The Tezos blockchain gives users the right to delegate their consensus participation to other users if they are unwilling to engage in the consensus mechanism. If a user does not possess 6000 XTZ or does not wish to set up the node infrastructure to bake blocks, they are allowed to delegate or lend their coins to another baker. In turn, the person who lends or delegates the tokens can get an additional revenue generated from the delegated tokens in proportion to the baker’s participation.

How secure is Tezos’s consensus mechanism?

Generally, in Proof-of-Stake consensus, participants must deposit a certain amount of their tokens as security to avoid malicious behavior. The Tezos protocol, too, demands a security deposit from its participants. However, similar to Proof-of-Work, it depends on the honest majority to upkeep its security which gets incentivized. Similarly, if the network finds any fraudulent activities, the bad actors get penalized and can lose their security deposit. The users are also given the option to delegate their rights.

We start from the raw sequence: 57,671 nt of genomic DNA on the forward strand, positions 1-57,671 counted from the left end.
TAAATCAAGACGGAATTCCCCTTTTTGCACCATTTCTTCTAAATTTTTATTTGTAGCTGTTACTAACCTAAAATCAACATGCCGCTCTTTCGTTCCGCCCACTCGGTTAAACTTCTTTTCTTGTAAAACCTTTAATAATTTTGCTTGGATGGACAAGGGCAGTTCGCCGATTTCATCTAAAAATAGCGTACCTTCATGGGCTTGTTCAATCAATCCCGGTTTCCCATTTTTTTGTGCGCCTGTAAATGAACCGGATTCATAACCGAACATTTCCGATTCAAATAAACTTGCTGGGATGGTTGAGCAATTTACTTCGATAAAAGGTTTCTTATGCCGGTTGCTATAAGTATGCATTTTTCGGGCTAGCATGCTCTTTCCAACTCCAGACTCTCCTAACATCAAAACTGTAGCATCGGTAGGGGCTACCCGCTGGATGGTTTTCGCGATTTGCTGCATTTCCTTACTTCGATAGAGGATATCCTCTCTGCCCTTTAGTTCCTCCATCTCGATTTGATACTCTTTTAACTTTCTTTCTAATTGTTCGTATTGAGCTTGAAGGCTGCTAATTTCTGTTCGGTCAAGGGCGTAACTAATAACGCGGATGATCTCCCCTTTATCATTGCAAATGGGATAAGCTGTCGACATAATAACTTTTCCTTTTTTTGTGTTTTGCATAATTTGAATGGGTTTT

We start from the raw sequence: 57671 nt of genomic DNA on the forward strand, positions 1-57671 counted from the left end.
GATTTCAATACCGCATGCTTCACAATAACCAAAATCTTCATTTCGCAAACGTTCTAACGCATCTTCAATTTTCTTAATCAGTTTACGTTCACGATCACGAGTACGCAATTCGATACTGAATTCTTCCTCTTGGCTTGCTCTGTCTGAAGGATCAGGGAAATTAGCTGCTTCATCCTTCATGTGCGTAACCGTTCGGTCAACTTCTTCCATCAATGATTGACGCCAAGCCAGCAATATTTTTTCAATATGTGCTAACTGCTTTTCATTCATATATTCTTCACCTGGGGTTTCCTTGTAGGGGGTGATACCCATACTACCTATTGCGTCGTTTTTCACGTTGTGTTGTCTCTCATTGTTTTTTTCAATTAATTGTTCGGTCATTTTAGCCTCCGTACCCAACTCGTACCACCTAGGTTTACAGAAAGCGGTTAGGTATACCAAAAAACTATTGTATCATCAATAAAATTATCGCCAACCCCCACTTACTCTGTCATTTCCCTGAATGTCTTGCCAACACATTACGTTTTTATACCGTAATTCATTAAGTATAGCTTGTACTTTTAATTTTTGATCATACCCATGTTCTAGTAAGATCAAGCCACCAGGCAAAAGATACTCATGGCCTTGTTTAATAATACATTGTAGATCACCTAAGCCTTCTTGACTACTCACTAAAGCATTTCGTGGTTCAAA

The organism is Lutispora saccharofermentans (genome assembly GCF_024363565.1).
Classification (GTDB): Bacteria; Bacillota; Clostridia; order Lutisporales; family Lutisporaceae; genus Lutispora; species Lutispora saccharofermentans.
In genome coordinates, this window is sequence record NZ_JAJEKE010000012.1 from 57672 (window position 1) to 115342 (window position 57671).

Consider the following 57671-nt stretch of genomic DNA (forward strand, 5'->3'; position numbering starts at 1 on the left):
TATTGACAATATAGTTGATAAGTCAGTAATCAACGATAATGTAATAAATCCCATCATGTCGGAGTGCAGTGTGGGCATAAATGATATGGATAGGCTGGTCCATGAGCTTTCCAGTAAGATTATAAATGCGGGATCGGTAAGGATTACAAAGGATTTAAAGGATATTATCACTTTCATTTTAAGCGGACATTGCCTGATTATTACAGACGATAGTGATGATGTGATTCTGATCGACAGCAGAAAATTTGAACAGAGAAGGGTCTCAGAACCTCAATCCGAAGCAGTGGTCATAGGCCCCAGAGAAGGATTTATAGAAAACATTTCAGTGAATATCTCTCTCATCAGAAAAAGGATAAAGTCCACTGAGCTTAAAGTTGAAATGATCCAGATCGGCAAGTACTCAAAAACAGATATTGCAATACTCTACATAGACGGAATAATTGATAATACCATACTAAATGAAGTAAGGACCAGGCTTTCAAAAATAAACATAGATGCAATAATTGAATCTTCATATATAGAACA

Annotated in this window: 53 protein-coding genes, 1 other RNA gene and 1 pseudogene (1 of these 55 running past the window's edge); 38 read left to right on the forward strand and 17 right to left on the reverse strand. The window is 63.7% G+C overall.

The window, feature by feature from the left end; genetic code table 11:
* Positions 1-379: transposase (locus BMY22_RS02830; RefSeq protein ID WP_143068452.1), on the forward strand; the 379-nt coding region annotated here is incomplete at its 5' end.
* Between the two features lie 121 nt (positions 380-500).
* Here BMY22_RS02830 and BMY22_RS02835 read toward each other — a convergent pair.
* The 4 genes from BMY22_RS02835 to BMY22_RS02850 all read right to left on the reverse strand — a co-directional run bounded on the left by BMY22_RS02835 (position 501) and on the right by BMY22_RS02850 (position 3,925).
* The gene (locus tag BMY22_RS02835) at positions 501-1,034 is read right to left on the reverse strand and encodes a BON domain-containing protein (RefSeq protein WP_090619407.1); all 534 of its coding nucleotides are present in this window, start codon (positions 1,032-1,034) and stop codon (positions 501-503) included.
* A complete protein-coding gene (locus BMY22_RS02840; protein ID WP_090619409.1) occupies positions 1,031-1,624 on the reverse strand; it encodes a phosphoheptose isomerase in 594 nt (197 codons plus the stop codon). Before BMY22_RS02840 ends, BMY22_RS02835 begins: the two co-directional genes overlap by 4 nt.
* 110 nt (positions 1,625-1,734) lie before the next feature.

What languages does Tezos blockchain use?


OCaml is a robust general-purpose programming language. It is an easy language to debug and maintain and is also strong in expressiveness and safety. It was created in 1996 and consists of a large standard library, proving useful for several similar applications like Python or Perl. Its modular and object-oriented programming constructs make it suitable for large-scale software engineering.

Some top projects utilizing OCaml are Docker, Facebook, Wikipedia, Bloomberg and more. OCaml is the language of Tezos protocol.


Michelson is a relatively new language introduced by Arthur Breitman in the Tezos whitepaper. It is an open-source and functional programming language introduced for smart contract development in Tezos. It was designed to enable formal verification to prove the properties of the user’s contracts. One of the major benefits of the language is that it is introspectable and offers readable bytecode.